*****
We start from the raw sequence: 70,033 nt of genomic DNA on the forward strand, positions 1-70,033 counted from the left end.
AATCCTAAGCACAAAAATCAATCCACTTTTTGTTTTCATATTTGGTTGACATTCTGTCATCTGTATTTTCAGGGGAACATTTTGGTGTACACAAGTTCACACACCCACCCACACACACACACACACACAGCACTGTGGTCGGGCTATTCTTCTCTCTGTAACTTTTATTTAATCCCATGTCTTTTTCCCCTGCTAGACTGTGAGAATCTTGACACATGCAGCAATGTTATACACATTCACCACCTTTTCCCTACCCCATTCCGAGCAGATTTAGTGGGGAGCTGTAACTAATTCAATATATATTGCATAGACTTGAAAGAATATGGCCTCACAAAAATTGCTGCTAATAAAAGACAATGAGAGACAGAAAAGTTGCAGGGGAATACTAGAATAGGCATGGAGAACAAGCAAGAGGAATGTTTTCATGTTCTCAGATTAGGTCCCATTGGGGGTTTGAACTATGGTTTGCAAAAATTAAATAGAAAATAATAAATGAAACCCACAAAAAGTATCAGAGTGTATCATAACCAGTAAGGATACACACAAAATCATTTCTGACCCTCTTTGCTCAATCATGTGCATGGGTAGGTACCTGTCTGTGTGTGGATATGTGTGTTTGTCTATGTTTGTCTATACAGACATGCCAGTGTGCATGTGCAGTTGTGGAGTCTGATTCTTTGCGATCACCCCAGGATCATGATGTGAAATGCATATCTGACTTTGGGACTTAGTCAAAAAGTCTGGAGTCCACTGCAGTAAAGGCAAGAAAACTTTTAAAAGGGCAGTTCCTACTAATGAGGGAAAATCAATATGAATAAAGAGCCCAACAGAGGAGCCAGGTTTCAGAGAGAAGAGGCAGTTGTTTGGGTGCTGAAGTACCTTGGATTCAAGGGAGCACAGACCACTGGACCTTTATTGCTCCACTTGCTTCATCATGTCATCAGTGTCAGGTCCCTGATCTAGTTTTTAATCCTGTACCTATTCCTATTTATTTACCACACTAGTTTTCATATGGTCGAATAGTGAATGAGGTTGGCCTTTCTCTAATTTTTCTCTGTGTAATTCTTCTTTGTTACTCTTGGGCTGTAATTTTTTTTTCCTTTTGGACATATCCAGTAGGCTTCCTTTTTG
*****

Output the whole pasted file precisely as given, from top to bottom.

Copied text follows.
We start from the raw sequence: 70,033 nt of genomic DNA on the forward strand, positions 1-70,033 counted from the left end.
AATCCTAAGCACAAAAATCAATCCACTTTTTGTTTTCATATTTGGTTGACATTCTGTCATCTGTATTTTCAGGGGAACATTTTGGTGTACACAAGTTCACACACCCACCCACACACACACACACACACAGCACTGTGGTCGGGCTATTCTTCTCTCTGTAACTTTTATTTAATCCCATGTCTTTTTCCCCTGCTAGACTGTGAGAATCTTGACACATGCAGCAATGTTATACACATTCACCACCTTTTCCCTACCCCATTCCGAGCAGATTTAGTGGGGAGCTGTAACTAATTCAATATATATTGCATAGACTTGAAAGAATATGGCCTCACAAAAATTGCTGCTAATAAAAGACAATGAGAGACAGAAAAGTTGCAGGGGAATACTAGAATAGGCATGGAGAACAAGCAAGAGGAATGTTTTCATGTTCTCAGATTAGGTCCCATTGGGGGTTTGAACTATGGTTTGCAAAAATTAAATAGAAAATAATAAATGAAACCCACAAAAAGTATCAGAGTGTATCATAACCAGTAAGGATACACACAAAATCATTTCTGACCCTCTTTGCTCAATCATGTGCATGGGTAGGTACCTGTCTGTGTGTGGATATGTGTGTTTGTCTATGTTTGTCTATACAGACATGCCAGTGTGCATGTGCAGTTGTGGAGTCTGATTCTTTGCGATCACCCCAGGATCATGATGTGAAATGCATATCTGACTTTGGGACTTAGTCAAAAAGTCTGGAGTCCACTGCAGTAAAGGCAAGAAAACTTTTAAAAGGGCAGTTCCTACTAATGAGGGAAAATCAATATGAATAAAGAGCCCAACAGAGGAGCCAGGTTTCAGAGAGAAGAGGCAGTTGTTTGGGTGCTGAAGTACCTTGGATTCAAGGGAGCACAGACCACTGGACCTTTATTGCTCCACTTGCTTCATCATGTCATCAGTGTCAGGTCCCTGATCTAGTTTTTAATCCTGTACCTATTCCTATTTATTTACCACACTAGTTTTCATATGGTCGAATAGTGAATGAGGTTGGCCTTTCTCTAATTTTTCTCTGTGTAATTCTTCTTTGTTACTCTTGGGCTGTAATTTTTTTTTCCTTTTGGACATATCCAGTAGGCTTCCTTTTTG